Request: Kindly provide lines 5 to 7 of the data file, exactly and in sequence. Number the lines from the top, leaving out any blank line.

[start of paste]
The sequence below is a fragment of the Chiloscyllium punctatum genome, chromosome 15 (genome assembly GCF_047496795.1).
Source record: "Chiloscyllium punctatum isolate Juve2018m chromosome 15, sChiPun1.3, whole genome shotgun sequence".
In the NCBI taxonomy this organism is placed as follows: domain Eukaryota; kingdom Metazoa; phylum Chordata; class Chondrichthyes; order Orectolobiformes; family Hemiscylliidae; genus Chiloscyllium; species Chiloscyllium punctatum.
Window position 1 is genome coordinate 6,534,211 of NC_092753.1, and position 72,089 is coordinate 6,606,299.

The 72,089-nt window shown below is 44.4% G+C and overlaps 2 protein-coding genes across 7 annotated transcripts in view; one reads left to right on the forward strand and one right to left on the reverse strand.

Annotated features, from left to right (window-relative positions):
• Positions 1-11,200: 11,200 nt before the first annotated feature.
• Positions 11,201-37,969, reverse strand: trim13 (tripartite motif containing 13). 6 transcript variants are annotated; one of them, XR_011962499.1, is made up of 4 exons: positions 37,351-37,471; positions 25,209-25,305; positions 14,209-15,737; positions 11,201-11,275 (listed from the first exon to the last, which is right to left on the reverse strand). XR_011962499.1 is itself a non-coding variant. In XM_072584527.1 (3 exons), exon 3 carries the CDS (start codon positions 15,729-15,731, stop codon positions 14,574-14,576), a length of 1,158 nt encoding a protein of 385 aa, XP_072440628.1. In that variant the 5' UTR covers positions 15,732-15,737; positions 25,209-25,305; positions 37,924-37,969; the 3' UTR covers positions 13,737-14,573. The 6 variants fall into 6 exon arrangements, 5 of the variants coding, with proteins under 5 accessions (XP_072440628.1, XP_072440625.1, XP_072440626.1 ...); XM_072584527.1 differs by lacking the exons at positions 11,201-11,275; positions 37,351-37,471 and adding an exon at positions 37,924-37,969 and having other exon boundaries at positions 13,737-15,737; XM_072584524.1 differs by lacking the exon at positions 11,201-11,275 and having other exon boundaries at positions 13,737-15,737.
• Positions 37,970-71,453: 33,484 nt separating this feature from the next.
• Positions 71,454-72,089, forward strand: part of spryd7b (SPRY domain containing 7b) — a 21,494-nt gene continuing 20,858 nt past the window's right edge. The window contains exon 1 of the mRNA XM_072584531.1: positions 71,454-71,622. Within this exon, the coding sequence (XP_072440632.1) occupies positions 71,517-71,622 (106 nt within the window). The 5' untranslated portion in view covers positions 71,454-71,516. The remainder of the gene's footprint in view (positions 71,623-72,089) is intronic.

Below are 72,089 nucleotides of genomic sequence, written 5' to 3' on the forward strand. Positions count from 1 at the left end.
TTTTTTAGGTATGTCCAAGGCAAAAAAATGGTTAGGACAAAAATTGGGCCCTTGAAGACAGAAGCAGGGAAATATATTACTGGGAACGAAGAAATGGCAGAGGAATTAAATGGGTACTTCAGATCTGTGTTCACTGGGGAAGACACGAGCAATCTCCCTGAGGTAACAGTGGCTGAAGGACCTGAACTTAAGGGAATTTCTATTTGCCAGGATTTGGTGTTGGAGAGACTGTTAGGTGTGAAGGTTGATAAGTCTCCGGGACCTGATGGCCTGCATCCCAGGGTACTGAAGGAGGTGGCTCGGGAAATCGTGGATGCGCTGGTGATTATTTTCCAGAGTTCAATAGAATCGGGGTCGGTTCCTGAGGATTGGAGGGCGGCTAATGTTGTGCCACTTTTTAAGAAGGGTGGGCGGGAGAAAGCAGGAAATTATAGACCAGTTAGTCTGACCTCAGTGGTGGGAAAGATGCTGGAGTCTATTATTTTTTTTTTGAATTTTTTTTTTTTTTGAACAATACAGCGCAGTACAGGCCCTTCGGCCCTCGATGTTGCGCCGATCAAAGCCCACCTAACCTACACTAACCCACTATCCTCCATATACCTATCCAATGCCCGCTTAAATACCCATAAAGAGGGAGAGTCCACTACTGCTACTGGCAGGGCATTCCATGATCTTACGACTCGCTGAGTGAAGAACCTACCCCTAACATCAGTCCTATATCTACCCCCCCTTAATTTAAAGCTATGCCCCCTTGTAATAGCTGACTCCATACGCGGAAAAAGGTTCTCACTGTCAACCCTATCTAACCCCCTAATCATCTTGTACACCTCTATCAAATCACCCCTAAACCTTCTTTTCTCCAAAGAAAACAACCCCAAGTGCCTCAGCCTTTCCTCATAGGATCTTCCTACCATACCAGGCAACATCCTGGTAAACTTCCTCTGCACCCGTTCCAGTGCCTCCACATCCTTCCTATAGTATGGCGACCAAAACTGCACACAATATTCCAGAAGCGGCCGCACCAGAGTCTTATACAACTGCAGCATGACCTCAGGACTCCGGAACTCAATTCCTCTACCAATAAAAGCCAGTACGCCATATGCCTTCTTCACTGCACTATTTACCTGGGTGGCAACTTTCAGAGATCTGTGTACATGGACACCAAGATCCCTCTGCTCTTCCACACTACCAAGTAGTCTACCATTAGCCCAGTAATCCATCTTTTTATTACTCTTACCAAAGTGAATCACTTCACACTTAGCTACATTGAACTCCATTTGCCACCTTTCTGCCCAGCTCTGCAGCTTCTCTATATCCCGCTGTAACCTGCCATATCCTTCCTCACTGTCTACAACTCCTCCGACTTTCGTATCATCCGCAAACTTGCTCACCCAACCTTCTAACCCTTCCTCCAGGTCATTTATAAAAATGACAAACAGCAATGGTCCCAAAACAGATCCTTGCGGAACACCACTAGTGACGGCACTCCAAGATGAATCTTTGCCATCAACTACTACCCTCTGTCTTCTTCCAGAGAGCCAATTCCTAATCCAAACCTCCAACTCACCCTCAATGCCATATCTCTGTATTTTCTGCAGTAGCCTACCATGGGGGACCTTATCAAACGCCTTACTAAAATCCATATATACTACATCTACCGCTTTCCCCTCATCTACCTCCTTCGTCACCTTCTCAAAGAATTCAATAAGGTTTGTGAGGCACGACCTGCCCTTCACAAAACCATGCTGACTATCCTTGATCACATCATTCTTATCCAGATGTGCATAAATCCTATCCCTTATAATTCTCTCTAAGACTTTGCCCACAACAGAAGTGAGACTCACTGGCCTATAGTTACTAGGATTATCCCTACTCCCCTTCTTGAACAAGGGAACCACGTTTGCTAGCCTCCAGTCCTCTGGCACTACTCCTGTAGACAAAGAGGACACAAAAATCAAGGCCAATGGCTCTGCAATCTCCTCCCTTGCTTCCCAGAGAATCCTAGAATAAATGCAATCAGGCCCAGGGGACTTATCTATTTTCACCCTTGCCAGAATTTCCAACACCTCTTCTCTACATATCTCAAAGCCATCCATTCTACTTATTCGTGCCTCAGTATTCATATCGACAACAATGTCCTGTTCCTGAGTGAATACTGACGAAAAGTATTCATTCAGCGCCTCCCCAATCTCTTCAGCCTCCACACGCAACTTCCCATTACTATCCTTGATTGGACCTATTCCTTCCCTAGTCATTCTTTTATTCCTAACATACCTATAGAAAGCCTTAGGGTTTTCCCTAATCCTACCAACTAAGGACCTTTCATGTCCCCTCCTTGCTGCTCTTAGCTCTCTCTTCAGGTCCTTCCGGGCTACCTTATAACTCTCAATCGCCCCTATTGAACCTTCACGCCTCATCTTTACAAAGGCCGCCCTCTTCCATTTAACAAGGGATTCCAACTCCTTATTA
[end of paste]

The 72,089-nt window shown below is 44.4% G+C and overlaps 2 protein-coding genes across 7 annotated transcripts in view; one reads left to right on the forward strand and one right to left on the reverse strand.

Annotated features, from left to right (window-relative positions):
• Positions 1-11,200: 11,200 nt before the first annotated feature.